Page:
The answer: The inspection process and maintenance needs are mostly the same.
“The key is to have a good preventative maintenance program and stick to the intervals that are established for the fleet to prevent as many breakdowns or out-of-service situations as possible,” Hendrickson’s Melanie Elliott, marketing manager, and John Knutson, technical services manager, stressed.
However, proper tractor and trailer suspension inspection is more a question of your team’s focus.
“The trailer tends to get overlooked by the drivers,” Reyco Granning’s Adam Kuiken, validation engineering and warranty manager, said.
“Tractors get the lion’s share of attention,” agreed Link Mfg.’s technical support specialist, Chuck Boden, “because they are more often part of a preventive maintenance program. While trailers may be parked on a drop lot somewhere, tractors are naturally inspected more frequently, because they are more maintenance-intensive, they are more indispensable and they are more easily served at a hub or maintenance location.”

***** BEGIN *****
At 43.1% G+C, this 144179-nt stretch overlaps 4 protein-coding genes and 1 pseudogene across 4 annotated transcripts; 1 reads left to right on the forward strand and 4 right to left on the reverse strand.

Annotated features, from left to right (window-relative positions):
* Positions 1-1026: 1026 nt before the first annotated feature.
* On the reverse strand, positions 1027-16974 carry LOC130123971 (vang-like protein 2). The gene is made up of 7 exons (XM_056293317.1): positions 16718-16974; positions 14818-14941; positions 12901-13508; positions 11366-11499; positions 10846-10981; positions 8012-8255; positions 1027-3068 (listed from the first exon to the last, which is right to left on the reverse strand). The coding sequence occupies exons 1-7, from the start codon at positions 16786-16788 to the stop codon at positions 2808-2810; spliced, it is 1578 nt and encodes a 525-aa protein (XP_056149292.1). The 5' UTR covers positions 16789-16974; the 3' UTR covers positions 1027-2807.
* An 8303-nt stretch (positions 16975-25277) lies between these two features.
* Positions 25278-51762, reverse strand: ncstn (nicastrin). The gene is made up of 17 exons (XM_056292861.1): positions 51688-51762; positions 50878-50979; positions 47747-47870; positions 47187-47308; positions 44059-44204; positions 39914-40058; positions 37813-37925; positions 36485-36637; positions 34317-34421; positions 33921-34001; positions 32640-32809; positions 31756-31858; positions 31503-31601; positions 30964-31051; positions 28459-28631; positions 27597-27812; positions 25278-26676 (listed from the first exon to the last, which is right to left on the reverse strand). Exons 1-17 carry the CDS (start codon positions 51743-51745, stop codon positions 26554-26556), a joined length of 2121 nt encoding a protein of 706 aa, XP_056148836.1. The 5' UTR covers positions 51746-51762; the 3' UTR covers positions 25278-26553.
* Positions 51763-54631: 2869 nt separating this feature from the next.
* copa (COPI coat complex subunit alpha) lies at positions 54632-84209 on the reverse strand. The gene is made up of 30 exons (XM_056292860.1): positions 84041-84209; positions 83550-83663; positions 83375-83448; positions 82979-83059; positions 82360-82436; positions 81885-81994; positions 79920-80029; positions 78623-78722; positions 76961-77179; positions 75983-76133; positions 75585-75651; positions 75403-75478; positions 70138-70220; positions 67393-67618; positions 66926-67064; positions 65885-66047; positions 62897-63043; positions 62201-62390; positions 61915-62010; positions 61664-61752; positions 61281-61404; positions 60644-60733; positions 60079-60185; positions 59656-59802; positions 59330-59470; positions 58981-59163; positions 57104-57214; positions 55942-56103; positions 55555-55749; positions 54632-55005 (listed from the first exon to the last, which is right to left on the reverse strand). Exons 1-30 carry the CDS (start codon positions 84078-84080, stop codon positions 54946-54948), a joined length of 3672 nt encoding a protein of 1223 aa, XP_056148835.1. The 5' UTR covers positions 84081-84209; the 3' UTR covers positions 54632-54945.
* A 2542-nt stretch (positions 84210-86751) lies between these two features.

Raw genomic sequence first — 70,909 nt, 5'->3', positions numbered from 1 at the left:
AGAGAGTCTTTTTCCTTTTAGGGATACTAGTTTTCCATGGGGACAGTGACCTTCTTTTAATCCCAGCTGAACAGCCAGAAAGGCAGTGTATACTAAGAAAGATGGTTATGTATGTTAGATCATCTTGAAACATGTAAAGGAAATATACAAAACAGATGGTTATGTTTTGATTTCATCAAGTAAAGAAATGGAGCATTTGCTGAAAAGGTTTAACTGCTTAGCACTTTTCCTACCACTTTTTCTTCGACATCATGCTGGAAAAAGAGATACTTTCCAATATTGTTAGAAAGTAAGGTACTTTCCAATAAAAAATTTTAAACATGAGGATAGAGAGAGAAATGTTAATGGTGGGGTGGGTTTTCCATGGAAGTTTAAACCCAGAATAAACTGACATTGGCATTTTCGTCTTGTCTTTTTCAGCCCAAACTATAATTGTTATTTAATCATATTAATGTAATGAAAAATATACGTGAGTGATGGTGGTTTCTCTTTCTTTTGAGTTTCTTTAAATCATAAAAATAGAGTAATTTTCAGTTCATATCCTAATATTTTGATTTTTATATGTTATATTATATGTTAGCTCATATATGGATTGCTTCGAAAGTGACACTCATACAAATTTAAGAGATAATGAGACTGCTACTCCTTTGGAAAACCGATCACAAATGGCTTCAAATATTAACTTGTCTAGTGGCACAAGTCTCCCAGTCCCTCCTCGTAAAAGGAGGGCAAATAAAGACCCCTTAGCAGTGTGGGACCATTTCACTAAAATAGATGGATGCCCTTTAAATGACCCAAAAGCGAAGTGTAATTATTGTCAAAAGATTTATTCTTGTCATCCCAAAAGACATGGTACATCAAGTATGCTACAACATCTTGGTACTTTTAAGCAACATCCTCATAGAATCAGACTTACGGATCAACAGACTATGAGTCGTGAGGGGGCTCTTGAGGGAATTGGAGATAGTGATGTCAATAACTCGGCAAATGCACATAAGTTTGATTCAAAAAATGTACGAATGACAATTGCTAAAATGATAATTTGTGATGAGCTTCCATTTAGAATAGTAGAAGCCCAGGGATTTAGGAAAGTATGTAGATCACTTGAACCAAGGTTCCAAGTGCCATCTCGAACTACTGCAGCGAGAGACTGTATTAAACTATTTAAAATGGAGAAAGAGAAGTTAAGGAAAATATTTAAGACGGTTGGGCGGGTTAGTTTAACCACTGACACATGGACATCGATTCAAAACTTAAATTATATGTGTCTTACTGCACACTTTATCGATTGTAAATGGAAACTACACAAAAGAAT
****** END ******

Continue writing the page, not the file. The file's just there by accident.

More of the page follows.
“Trailers can also be handled by different groups even on a daily basis and are more likely to sit for long periods of time and develop issues from lack of use,” Kuiken said. “Mileage on trailers also is not tracked nearly as closely due to these factors. This causes important maintenance intervals to be missed.”
“We see more out-of-service issues on trailers,” Boden confirmed. “A problem with a plain old dry van is the most likely profile for an out-of-service emergency maintenance run.”